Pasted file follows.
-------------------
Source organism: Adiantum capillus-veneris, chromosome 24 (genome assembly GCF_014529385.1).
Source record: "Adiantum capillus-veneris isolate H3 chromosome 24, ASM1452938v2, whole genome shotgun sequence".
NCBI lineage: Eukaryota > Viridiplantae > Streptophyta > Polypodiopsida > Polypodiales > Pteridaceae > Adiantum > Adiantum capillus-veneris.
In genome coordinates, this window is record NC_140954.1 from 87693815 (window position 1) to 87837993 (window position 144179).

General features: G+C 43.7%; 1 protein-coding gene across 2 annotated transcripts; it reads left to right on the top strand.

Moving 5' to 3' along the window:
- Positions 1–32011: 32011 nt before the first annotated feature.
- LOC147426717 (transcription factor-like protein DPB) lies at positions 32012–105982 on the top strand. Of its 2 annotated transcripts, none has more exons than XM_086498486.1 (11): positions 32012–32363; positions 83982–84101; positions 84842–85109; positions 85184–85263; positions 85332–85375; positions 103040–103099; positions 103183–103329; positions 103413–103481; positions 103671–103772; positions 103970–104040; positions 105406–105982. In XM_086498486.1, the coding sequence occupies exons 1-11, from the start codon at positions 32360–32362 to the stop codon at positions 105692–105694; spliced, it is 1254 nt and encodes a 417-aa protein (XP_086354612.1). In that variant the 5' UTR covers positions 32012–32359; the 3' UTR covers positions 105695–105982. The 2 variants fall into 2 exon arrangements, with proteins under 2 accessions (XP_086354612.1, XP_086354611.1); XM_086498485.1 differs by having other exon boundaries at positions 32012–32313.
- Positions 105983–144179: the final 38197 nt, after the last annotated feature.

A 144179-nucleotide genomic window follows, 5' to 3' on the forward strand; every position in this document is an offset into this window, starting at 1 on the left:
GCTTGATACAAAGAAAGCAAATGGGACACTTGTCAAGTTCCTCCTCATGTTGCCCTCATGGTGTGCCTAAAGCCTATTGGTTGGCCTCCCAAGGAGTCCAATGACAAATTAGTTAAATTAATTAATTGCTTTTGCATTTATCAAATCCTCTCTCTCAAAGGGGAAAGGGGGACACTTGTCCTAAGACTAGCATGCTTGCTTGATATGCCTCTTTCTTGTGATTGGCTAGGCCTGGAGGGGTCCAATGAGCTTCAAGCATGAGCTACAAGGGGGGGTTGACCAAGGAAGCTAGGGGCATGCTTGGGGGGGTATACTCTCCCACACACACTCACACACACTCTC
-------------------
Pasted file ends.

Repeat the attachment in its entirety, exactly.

Source organism: Adiantum capillus-veneris, chromosome 24 (genome assembly GCF_014529385.1).
Source record: "Adiantum capillus-veneris isolate H3 chromosome 24, ASM1452938v2, whole genome shotgun sequence".
NCBI lineage: Eukaryota > Viridiplantae > Streptophyta > Polypodiopsida > Polypodiales > Pteridaceae > Adiantum > Adiantum capillus-veneris.
In genome coordinates, this window is record NC_140954.1 from 87693815 (window position 1) to 87837993 (window position 144179).

General features: G+C 43.7%; 1 protein-coding gene across 2 annotated transcripts; it reads left to right on the top strand.

Moving 5' to 3' along the window:
- Positions 1–32011: 32011 nt before the first annotated feature.
- LOC147426717 (transcription factor-like protein DPB) lies at positions 32012–105982 on the top strand. Of its 2 annotated transcripts, none has more exons than XM_086498486.1 (11): positions 32012–32363; positions 83982–84101; positions 84842–85109; positions 85184–85263; positions 85332–85375; positions 103040–103099; positions 103183–103329; positions 103413–103481; positions 103671–103772; positions 103970–104040; positions 105406–105982. In XM_086498486.1, the coding sequence occupies exons 1-11, from the start codon at positions 32360–32362 to the stop codon at positions 105692–105694; spliced, it is 1254 nt and encodes a 417-aa protein (XP_086354612.1). In that variant the 5' UTR covers positions 32012–32359; the 3' UTR covers positions 105695–105982. The 2 variants fall into 2 exon arrangements, with proteins under 2 accessions (XP_086354612.1, XP_086354611.1); XM_086498485.1 differs by having other exon boundaries at positions 32012–32313.
- Positions 105983–144179: the final 38197 nt, after the last annotated feature.

A 144179-nucleotide genomic window follows, 5' to 3' on the forward strand; every position in this document is an offset into this window, starting at 1 on the left:
GCTTGATACAAAGAAAGCAAATGGGACACTTGTCAAGTTCCTCCTCATGTTGCCCTCATGGTGTGCCTAAAGCCTATTGGTTGGCCTCCCAAGGAGTCCAATGACAAATTAGTTAAATTAATTAATTGCTTTTGCATTTATCAAATCCTCTCTCTCAAAGGGGAAAGGGGGACACTTGTCCTAAGACTAGCATGCTTGCTTGATATGCCTCTTTCTTGTGATTGGCTAGGCCTGGAGGGGTCCAATGAGCTTCAAGCATGAGCTACAAGGGGGGGTTGACCAAGGAAGCTAGGGGCATGCTTGGGGGGGTATACTCTCCCACACACACTCACACACACTCTC